In the 51st session of the UN held in November, Ashwini K.P become the first Asian-Dalit woman rapporteur as an independent expert on racism, xenophobia and related intolerance for a term of three years. Owing to her persistence, grit and dedication, Ashwini was endorsed by a 57-member UNHRC (Geneva) and was one of the three-member shortlisted and recommended by the Consultative Group. It was HRC’s president, Federico Villegas, who nominated her to the Council.
“For the longest time, the concept of intersectionality was least discussed or never taken into consideration. At present they cannot afford to neglect intersectionality owing to the emergence of the discourse of marginalised women, or of Dalit, Adivasi, Muslims and so on. It is important to remember that women are not homogenous. The struggle of every woman and other gender binaries in India differ depending on the communities, religions, and regions they belong to. It is significant to incorporate the concept of intersectionality, be it in gender, caste, class, region or both in the Anti-caste and feminist movements.“Ashwini K.P
In her application to the UNHRC, she said “Belonging to a marginalised community myself, an Indian Dalit woman, working on issues related to descent and occupation-based discrimination has been part of my professional space, research and activism and are not new to me.”
Hailing from a small town called Chikkaballapur in Karnataka, Ashwini completed her education at Mount Carmel college, her Master’s in Political Science from St Joseph’s and she later went on to do an MPhil and PhD from Jawaharlal Nehru University. During her JNU days, she successfully completed her comparative study of India and Nepal in the context of the human rights of Dalits and how they were subject to exploitation. The theme of her thesis was ‘The International Dimension of Dalit Human Rights: A Case Study of India and Nepal.’
During the completion of her doctoral thesis, she found herself interacting with numerous Dalit activists and academics, both from India and abroad. Through this process, she gained experience that contributed to her understanding of casteism and racism.
Ashwini was also a part of the Samyukta Dalit in JNU which gave her the opportunity to explore student activism and become the voice of the marginalised. In college, she participated in anti-caste and Ambedkarite movements and was deeply influenced by them. As a woman of colour and medium stature, she also faced severe discrimination throughout her life, however, at 36, her journey from a small town in Karnataka to Geneva is a reminder of how one can overcome her odds and achieve what one wishes to desire.
In an interview, she said “In terms of my struggle, though not overtly, there have been several instances where I have faced hostility for being assertive and vocal about anti-caste issues. There have been several instances where I have been denied opportunities. In urban and progressive areas, caste and gender discrimination manifest in the most nuanced manner. Being assertive always comes at a cost.“
Ashwini always believed in the power of helping the poor and also became a senior campaigner at Amnesty International India. After joining the organisation in 2017, she extensively worked on the issues and rights relating to tribal communities of Chhattisgarh and Odisha. Her research allowed her to understand the various challenges associated with race and the occupation of tribal communities. She propagated the rights of these vulnerable communities, residing in the most remote areas, at an international level.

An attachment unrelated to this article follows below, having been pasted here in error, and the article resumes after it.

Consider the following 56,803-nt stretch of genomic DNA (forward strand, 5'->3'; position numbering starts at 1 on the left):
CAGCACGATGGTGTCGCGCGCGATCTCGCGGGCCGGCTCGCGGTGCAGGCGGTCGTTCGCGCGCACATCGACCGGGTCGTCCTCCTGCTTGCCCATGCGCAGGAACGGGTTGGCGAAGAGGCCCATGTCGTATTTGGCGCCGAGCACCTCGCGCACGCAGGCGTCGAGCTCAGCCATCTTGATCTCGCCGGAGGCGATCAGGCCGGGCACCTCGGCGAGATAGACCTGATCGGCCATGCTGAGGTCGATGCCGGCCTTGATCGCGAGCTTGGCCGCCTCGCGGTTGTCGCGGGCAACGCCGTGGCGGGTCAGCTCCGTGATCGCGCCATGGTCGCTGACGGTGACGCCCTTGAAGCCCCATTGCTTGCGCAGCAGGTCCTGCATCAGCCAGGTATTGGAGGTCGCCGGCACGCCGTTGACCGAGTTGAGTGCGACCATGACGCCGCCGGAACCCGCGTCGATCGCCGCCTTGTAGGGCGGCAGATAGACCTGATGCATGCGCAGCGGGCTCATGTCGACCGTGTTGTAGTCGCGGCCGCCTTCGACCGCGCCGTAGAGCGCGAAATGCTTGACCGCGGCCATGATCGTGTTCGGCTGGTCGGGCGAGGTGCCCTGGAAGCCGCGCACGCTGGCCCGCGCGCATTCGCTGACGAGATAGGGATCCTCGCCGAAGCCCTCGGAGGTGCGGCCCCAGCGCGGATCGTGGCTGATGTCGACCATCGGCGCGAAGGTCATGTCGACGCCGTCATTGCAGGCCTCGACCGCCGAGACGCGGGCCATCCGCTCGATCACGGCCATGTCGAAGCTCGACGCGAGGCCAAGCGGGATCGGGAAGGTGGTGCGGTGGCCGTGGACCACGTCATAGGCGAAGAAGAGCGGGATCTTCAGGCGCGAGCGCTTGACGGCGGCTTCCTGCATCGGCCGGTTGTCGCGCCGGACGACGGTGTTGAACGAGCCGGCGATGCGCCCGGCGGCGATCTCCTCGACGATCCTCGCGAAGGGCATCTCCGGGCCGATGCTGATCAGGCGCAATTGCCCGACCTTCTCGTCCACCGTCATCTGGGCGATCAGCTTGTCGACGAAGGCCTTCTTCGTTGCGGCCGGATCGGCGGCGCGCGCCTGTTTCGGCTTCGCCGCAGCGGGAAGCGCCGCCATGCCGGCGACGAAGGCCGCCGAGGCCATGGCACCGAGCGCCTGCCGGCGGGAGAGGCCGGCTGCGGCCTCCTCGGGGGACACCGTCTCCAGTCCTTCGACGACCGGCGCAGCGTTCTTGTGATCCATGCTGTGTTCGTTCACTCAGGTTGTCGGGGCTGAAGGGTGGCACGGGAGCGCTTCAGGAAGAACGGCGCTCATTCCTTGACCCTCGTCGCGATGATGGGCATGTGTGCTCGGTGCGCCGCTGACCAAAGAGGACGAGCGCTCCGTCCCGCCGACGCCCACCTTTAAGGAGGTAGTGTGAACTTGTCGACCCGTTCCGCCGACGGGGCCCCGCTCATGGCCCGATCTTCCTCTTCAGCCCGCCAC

When asked about how her mandate as the UN rapporteur for intolerance will address the caste issue, she claimed that while there are several conventions and working groups operational to address caste-based issues it remains necessary to analyse and assess policies and legislations and their effective implementation at the country level. Ashwini believes that via protective legislation in states across the country, caste discrimination can be curbed in the Indian diaspora and the rights and interests of the communities can be protected. She also added that through her mandate she would like to focus on intersectionality and gender that involve the LGBTQIA+ community.
In an interview, she has stated that “For the longest time, the concept of intersectionality was least discussed or never taken into consideration. At present they cannot afford to neglect intersectionality owing to the emergence of the discourse of marginalised women, or of Dalit, Adivasi, Muslims and so on. It is important to remember that women are not homogenous. The struggle of every woman and other gender binaries in India differ depending on the communities, religions, and regions they belong to. It is significant to incorporate the concept of intersectionality, be it in gender, caste, class, region or both in the Anti-caste and feminist movements.“
Moreover, Ashwini emphasised social transformation through representation which meant that true progress in society could be achieved by representing the needs, demands and intersections of a marginalised group in a country with the second most population. At an international level, this not only a win for the Dalit community but gave reassurance to all other marginalised communities across that they too are heard and of importance in society.
Therefore, leaders like Ashwini serve as an inspiration to all aspiring activists and non-state social actors. Her story dictates that if the cause of achieving equality for marginalised groups in society is staunch, one will succeed at a national or international level. Her achievement is a larger win for all proponents of intersectionality.